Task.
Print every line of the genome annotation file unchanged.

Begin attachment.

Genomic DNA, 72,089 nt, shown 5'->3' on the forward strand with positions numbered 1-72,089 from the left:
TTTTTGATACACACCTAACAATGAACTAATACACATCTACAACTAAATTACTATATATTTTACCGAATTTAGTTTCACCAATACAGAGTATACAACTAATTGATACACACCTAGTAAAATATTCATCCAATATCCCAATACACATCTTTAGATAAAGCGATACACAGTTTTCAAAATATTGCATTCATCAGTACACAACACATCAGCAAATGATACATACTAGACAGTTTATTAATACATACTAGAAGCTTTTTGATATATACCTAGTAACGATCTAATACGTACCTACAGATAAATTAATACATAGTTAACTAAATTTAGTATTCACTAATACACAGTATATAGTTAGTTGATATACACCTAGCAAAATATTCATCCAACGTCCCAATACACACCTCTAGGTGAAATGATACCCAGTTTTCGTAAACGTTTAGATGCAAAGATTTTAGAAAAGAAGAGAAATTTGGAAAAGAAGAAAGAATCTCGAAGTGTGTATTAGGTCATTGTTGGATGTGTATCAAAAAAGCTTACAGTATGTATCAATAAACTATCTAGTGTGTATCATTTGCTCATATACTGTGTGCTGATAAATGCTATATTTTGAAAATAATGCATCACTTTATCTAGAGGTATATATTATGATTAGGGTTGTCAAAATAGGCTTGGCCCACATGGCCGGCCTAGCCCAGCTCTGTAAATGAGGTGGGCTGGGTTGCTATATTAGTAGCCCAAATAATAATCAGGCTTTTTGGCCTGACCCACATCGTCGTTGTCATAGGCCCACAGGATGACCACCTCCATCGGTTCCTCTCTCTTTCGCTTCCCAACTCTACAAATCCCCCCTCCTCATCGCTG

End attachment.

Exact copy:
Genomic DNA, 72,089 nt, shown 5'->3' on the forward strand with positions numbered 1-72,089 from the left:
TTTTTGATACACACCTAACAATGAACTAATACACATCTACAACTAAATTACTATATATTTTACCGAATTTAGTTTCACCAATACAGAGTATACAACTAATTGATACACACCTAGTAAAATATTCATCCAATATCCCAATACACATCTTTAGATAAAGCGATACACAGTTTTCAAAATATTGCATTCATCAGTACACAACACATCAGCAAATGATACATACTAGACAGTTTATTAATACATACTAGAAGCTTTTTGATATATACCTAGTAACGATCTAATACGTACCTACAGATAAATTAATACATAGTTAACTAAATTTAGTATTCACTAATACACAGTATATAGTTAGTTGATATACACCTAGCAAAATATTCATCCAACGTCCCAATACACACCTCTAGGTGAAATGATACCCAGTTTTCGTAAACGTTTAGATGCAAAGATTTTAGAAAAGAAGAGAAATTTGGAAAAGAAGAAAGAATCTCGAAGTGTGTATTAGGTCATTGTTGGATGTGTATCAAAAAAGCTTACAGTATGTATCAATAAACTATCTAGTGTGTATCATTTGCTCATATACTGTGTGCTGATAAATGCTATATTTTGAAAATAATGCATCACTTTATCTAGAGGTATATATTATGATTAGGGTTGTCAAAATAGGCTTGGCCCACATGGCCGGCCTAGCCCAGCTCTGTAAATGAGGTGGGCTGGGTTGCTATATTAGTAGCCCAAATAATAATCAGGCTTTTTGGCCTGACCCACATCGTCGTTGTCATAGGCCCACAGGATGACCACCTCCATCGGTTCCTCTCTCTTTCGCTTCCCAACTCTACAAATCCCCCCTCCTCATCGCTG